Conditions of the Brain

Brain Injury

A brain injury can hap­pen any­time, any­where and to any­one. Peo­ple expe­ri­enc­ing pos­si­ble brain injury should seek imme­di­ate med­ical atten­tion. Symp­toms may include headache, dizzi­ness, and lethar­gy.


Brain Tumors

There are more than 120 types of brain tumors and each person’s tumor can be dif­fer­ent. Symp­toms include headaches, seizures, hear­ing and vision loss and even depres­sion. They occur in peo­ple of all ages, but sta­tis­ti­cal­ly occur more fre­quent­ly in chil­dren and old­er adults. Treat­ments for brain tumors vary depend­ing on the type of tumor, but often include med­i­cines, radi­a­tion and surgery. A few exam­ples of brain tumors are:

  • Glioma: A glioma tumor is a type of pri­ma­ry brain tumor that starts in the brain or spinal cord tis­sues. It is a can­cer­ous tumor that can be hard to treat. Symp­toms vary depend­ing on loca­tion of the tumor, but can include changes in mood or prob­lems with speech, mem­o­ry and coor­di­na­tion.
  • Menin­gioma: A menin­gioma is a type of tumor that devel­ops from the meninges, the mem­brane that sur­rounds the brain and spinal cord. The can be benign or malig­nant. They may cause seizures, headaches or arm and leg weak­ness. The type of treat­ment rec­om­mend­ed depends on where the tumor is locat­ed.

Chiari Malformation

Chiari mal­for­ma­tions are struc­tur­al defects in the cere­bel­lum, the part of the brain that con­trols bal­ance. Nor­mal­ly the cere­bel­lum and parts of the brain stem sit in an indent­ed space at the low­er rear of the skull, above the open­ing to the spinal canal. When part of the cere­bel­lum is locat­ed below the open­ing to the spinal canal, it is called a Chiari mal­for­ma­tion. The result­ing pres­sure on the cere­bel­lum and brain stem may affect func­tions con­trolled by these areas and block the flow of cere­brospinal flu­id (CSF) — the clear liq­uid that sur­rounds and cush­ions the brain and spinal cord — to and from the brain. There are four class­es of Chiari mal­for­ma­tions. Some patients may expe­ri­ence no symp­toms, while oth­ers expe­ri­ence symp­toms such as severe headache, neck pain, dizzi­ness, ver­ti­go or ring­ing in the ears. Chiari mal­for­ma­tions can be treat­ed with surgery.

For more infor­ma­tion on Chiari Mal­for­ma­tion, click here »


Colloid Cyst

A col­loid cyst is a benign brain cyst that devel­ops in the mid­dle part of the brain in the third ven­tri­cle, a flu­id-filled part of the brain. They don’t tend to grow or spread, and most peo­ple either expe­ri­ence no symp­toms or may have a his­to­ry of headaches. If the cyst grows and blocks flu­id flow in the brain, patients can also expe­ri­ence nau­sea, vom­it­ing and loss of con­scious­ness.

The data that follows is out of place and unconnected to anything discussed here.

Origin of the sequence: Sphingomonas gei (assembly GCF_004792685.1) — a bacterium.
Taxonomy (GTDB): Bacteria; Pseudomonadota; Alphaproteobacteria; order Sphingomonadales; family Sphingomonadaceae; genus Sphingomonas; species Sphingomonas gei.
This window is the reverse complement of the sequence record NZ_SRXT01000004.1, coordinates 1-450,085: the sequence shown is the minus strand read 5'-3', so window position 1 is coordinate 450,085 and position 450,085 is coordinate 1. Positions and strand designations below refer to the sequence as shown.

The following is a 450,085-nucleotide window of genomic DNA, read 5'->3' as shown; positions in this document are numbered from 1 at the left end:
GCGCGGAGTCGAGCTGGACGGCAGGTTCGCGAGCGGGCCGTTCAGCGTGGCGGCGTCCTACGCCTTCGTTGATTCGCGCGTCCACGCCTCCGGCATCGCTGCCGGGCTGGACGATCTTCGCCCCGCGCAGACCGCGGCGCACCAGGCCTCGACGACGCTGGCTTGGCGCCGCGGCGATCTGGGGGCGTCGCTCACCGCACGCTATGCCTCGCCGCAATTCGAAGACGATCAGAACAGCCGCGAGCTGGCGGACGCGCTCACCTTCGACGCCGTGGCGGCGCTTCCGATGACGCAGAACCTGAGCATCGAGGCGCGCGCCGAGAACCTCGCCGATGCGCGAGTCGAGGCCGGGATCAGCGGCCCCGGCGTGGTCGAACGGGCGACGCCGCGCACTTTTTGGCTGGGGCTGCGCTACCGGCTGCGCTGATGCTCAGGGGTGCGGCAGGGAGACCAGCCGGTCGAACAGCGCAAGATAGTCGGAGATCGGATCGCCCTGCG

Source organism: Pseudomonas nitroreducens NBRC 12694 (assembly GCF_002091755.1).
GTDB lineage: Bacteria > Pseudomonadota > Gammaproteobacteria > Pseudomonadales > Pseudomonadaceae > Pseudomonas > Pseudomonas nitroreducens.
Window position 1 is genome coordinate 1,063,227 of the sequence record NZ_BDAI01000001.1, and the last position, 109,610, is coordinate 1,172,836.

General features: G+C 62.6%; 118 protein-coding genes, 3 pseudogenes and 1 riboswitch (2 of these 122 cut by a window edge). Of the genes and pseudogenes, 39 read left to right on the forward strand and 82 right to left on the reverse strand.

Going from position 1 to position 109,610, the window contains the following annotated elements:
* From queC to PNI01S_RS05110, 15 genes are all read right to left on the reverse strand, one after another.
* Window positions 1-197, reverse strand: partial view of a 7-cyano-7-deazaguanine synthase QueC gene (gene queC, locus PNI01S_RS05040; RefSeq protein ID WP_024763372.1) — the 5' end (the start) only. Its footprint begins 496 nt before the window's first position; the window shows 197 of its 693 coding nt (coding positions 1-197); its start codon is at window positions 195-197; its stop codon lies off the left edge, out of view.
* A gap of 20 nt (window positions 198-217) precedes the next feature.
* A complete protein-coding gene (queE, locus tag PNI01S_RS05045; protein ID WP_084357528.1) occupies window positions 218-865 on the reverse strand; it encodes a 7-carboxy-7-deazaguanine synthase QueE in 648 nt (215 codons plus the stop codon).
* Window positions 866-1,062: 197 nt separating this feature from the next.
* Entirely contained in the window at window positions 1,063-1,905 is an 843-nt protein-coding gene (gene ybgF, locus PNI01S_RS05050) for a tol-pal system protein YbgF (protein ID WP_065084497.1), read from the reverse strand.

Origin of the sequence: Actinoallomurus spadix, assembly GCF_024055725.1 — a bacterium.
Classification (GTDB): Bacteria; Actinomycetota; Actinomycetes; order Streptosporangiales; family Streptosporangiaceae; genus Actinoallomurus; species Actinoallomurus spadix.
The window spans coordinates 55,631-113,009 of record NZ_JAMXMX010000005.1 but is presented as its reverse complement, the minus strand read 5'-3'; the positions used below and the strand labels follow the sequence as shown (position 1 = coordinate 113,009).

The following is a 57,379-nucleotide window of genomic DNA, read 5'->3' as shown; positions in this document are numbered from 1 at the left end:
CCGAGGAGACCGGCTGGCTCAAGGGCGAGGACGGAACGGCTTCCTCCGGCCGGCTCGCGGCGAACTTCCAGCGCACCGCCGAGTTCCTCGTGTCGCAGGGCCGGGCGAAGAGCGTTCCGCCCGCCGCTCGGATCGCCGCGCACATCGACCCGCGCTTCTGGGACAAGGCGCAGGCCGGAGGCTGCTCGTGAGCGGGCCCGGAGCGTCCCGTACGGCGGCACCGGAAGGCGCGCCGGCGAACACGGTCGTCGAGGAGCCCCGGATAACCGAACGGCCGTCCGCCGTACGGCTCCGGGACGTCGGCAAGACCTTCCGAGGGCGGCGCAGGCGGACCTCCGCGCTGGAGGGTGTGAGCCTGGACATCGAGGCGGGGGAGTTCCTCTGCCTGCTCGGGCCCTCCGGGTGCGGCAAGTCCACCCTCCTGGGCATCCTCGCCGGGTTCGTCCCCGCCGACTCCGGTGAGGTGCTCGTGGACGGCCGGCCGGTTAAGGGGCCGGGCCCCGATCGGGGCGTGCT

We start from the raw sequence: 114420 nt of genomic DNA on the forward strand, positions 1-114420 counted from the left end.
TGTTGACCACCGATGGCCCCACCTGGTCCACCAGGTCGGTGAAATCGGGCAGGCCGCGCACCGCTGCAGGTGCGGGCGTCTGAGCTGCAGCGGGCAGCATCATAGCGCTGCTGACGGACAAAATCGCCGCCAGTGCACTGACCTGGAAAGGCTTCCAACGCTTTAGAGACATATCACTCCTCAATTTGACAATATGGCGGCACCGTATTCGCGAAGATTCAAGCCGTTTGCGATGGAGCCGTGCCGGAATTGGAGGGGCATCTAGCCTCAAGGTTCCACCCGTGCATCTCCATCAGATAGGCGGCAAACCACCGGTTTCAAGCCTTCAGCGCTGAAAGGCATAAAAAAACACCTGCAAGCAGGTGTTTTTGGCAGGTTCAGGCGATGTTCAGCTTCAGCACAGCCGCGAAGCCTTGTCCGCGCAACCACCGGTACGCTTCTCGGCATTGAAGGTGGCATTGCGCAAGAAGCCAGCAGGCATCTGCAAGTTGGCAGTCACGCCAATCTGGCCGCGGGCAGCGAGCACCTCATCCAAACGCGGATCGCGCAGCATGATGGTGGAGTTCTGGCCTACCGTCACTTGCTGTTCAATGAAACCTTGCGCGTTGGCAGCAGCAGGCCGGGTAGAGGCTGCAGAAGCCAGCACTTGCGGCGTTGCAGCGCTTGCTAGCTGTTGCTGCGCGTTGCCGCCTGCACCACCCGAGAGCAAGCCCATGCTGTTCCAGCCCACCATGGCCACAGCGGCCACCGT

Concussion

A con­cus­sion is a trau­mat­ic brain injury that occurs as a result of a blow to the head. These injuries can change the way a person’s brain works. Symp­toms include dizzi­ness, headaches, for­get­ful­ness and con­fu­sion. How­ev­er, some­times a per­son who has a con­cus­sion may not real­ize it. Any­one who expe­ri­ences a severe blow to the head should seek med­ical atten­tion.


Normal Pressure Hydrocephalus

This is a con­di­tion where there is too much cere­brospinal flu­id in the ven­tri­cles of the brain, caus­ing abnor­mal brain func­tion. It can also dam­age or destroy brain tis­sue. Symp­toms often begin slow­ly and include changes in how a per­son walks, slow­ing men­tal func­tion and incon­ti­nence.


Pituitary Tumors

Pitu­itary tumors are abnor­mal growths in the pitu­itary gland. They are most­ly non­cancer­ous, but affect the lev­els of hor­mones in the body that reg­u­late cer­tain bod­i­ly func­tions. Symp­toms include headache, nau­sea, vision loss and fatigue. A vari­ety of treat­ments exist for pitu­itary tumors.


Skull-base Tumors

A skull-base tumor is any abnor­mal mass that devel­ops at the base of the skull. There are many dif­fer­ent types of skull-base tumors, both malig­nant and benign. They are very close to crit­i­cal nerves and blood ves­sels in the brain, head, neck, and spinal cord, and can there­fore affect the body’s abil­i­ty to func­tion. Surgery is often a nec­es­sary treat­ment. An exam­ple of a skull base tumor is:

  • Acoustic Neu­ro­ma: Acoustic neu­ro­ma is a rare, benign tumor of the bal­ance or hear­ing nerves. The tumor grows on the cra­nial nerve lead­ing to the inner ear. The most com­mon first symp­tom is hear­ing loss in the ear affect­ed by the tumor. If the tumor con­tin­ues to grow, it can threat­en neu­ro­log­i­cal func­tion and even life.

Trigeminal Neuralgia

Trigem­i­nal neu­ral­gia is a chron­ic pain con­di­tion that affects the fifth cra­nial nerve, one of the largest nerves in the head. The dis­or­der caus­es extreme, spo­radic, sud­den burn­ing or shock-like face pain that lasts any­where from a few sec­onds to as long as 2 min­utes per episode. These attacks can occur in quick suc­ces­sion. The inten­si­ty of pain can be phys­i­cal­ly and men­tal­ly inca­pac­i­tat­ing. Treat­ment options include med­i­cines and surgery.


Click the links below for information on additional Brain Conditions


For more infor­ma­tion on Cra­nial Anato­my, click here »